efforts toward seit 14001. but in tleir prent for the programs increasingly have failed to meet tbeir original objectives

As furds bare inread-frut. $) Lilion in fixal 1962 to more than $1.6 billion in the current is al gear, ad.inistration of programs directly from the Federal level has become an increasinzis ineffective manner of doing business.

Moreover, programs conducted under these autborities-so-called remedial manpower programshave been carried out to much in isolation on the one hand, from related rotational activities in the schools and, on the other, from porerty and other community-based organizations which represent the greater portion of persons to be served.

They have failed to pruride suffiient resources and direction to zero in uponand in fact hare often excluded the most in need of assistance, such as criminal offenders ex-addicts and particularly disadrantzed persons.

And, by too frequently concentrating upon training for its own sake, they have often failed to attain their most relerant objectives to get the participant into a meaningful and satisfying job.

These shortcomings in contrast to the tenets of the free enterprise system and the call for workfare in connection with welfare reform—have become a source of despair and frustration to the poor, who want to provide for themselves eren more than society-hit by rising welfare costs—urges or would require them to do.

It is not surprising that for a large segment of the economically disadvantaged, manpower training is reriewed as an empty promise thrown out by the "establishment" to keep people off the streets or forerer out of the mainstream of the economy.

Mr. President, the manporer erstem clearly demands reform-as much as the welfare reform to which it so closely relates.

President Nixon called for manpower reform as early as August 1969.

The Congress sought to achiere it-through enactment in 1970 of S. 3867, the Employment and Janpower Act of 1970.

But, the failure of the administration and the Congress to reach agreement on its terms and the resulting Presidential reto of that act in December 1970 have left this crucial matter of business unfinished.

THE ELEMENTS OF REFORM-AX ALTERNATIVE TO MAXPOWER REVENUE SHARING The President's remedy for the shortcomings of the current ssstem is: S. 1243, the Manpower Revenue Sharing Act of 1971.

It proposes, in short, to eliminate the existing "categorical" programs and to distribute each year beginning in fiscal 1973. all but 15 percent of approximately $2 billion in flexible funds directly to the States and units of general local government for use as they see fit, generally without Federal review or approval.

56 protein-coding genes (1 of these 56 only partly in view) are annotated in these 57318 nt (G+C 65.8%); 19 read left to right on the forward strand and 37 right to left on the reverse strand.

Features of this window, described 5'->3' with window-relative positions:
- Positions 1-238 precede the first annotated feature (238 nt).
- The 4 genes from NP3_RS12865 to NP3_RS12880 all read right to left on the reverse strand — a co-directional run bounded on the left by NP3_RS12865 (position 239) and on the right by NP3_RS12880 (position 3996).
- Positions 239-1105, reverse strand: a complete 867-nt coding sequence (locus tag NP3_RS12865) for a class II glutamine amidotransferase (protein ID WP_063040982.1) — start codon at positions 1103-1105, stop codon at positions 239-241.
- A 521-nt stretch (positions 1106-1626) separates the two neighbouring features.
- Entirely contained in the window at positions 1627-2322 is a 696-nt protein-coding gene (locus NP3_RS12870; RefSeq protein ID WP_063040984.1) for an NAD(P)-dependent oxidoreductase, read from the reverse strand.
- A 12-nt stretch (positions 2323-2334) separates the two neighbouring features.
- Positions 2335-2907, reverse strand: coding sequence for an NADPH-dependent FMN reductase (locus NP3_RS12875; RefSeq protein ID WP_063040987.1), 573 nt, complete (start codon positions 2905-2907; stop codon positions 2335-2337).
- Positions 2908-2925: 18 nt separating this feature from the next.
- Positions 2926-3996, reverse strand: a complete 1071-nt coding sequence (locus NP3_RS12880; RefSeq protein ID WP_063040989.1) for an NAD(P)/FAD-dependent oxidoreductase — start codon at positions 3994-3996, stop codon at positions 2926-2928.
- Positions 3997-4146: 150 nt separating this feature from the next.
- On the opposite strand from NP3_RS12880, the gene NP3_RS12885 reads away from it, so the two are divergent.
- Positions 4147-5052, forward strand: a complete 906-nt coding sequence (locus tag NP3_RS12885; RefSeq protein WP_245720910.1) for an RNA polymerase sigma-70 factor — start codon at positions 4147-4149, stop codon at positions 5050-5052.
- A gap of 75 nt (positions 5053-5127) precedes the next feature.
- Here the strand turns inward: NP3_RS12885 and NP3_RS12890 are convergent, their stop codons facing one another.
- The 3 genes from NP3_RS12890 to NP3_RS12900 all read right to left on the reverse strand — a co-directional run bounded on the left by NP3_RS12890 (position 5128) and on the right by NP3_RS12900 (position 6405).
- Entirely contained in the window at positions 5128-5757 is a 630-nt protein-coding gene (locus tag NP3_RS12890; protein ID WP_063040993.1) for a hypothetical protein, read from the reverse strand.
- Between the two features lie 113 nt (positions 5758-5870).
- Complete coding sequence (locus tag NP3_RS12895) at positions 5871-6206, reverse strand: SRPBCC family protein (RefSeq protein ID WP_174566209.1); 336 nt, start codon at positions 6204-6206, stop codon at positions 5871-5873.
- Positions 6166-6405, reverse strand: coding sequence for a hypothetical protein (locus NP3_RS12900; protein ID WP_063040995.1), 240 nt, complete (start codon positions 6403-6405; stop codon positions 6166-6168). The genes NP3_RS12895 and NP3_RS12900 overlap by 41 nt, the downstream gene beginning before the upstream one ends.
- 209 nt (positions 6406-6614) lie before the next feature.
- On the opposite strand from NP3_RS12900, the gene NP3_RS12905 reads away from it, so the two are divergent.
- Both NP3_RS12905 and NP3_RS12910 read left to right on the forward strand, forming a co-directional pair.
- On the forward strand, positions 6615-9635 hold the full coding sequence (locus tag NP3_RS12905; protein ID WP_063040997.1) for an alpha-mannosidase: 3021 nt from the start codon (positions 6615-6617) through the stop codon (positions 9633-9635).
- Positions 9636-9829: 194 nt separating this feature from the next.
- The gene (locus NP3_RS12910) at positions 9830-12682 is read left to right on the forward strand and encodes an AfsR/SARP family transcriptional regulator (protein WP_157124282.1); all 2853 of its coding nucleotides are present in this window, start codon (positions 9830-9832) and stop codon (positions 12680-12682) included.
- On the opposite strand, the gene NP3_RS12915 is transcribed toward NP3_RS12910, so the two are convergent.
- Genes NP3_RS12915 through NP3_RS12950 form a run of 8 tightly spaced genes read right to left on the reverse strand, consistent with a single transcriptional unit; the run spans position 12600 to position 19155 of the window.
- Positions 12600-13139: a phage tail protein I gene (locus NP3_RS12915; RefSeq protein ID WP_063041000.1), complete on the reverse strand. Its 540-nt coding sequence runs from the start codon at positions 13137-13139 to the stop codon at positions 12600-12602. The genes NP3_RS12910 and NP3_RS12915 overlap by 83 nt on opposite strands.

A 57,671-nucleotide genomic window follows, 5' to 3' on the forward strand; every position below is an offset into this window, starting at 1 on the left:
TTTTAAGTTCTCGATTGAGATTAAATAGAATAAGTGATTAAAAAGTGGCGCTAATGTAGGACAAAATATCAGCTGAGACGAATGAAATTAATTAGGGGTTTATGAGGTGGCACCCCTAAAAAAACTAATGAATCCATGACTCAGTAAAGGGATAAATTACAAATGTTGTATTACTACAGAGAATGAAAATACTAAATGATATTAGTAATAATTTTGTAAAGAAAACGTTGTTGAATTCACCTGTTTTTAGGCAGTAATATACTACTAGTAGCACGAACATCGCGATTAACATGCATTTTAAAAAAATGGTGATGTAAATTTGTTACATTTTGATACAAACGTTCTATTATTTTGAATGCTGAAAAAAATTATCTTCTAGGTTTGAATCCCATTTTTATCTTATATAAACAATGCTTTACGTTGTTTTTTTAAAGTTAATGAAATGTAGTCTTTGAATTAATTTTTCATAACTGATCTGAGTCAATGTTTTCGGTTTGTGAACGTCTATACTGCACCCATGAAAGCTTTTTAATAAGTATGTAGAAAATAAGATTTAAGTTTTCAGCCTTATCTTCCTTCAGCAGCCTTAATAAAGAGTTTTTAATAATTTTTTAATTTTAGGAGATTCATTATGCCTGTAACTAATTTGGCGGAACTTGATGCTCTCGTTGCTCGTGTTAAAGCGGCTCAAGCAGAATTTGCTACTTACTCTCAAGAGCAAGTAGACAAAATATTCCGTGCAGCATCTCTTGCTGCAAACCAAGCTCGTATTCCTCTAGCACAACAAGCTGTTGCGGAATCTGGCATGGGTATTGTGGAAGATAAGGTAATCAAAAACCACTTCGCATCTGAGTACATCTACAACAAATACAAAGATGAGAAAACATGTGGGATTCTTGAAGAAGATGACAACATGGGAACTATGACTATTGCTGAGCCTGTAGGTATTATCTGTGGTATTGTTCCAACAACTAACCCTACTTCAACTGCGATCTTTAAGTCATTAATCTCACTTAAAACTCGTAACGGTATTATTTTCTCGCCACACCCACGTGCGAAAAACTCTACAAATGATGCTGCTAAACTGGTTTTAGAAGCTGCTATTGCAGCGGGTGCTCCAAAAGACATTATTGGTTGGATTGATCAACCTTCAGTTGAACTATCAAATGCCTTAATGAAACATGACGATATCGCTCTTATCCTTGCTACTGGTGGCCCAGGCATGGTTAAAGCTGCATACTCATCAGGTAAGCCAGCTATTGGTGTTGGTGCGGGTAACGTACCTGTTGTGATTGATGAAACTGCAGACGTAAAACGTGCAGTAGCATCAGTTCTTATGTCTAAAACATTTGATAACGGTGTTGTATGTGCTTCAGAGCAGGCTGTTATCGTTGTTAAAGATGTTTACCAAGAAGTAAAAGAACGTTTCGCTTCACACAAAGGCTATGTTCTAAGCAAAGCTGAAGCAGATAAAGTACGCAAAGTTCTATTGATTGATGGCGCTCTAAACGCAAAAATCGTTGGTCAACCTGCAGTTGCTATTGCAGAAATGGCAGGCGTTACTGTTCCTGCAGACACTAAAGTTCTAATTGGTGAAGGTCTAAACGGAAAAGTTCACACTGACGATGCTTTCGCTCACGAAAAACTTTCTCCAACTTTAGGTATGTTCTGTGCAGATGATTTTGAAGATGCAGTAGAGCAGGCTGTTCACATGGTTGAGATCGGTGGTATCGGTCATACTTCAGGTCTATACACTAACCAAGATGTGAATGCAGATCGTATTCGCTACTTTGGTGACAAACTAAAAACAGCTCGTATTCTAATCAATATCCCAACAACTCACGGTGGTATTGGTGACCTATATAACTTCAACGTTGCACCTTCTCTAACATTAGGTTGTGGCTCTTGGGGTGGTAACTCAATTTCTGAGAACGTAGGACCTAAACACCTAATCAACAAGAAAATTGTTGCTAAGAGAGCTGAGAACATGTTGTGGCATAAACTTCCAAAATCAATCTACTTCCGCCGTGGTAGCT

Mr. President. the day that programs can be said to be more effectively run directly from Washington has long passed, but the solution to our problems does not automatically call for throwing them almost completely and immediately at the States and the cities—which are only just now developing their capacity in this area.

Mr. President. this bill—which is designed as an alternative to the administration's proposal-has as its sole objective the reform of the existing manpower training system. It is not intended to meet the need for public serrice employ. ment-although such employment is an element which may be funded by States and other governmental prime sponsors as they assume manpower training responsibility. I consider the question of the amount of additional public service employment funds to be run through that system to be a separate one, properly considered in an economic context, and I expect to introduce in the near future my own separate proposal to that end.

I shall now indicate how the bill would meet each of the four deficiencies with the existing programs and manpower delivery system which I previously noted.

First, the bill would decentralize and decategorize existing programs, now conducted directly by the Federal Government, but on a phased basis-not all at once as the administration has proposed.

Under title I. State and local governmental and other prime sponsors would be given flexible funds for the conduct of a wide range of training and related employment programs.

In general, cities with a population of 75,000 or more, counties of 100,000 or more, and combinations thereof would be eligible to serve as prime sponsors under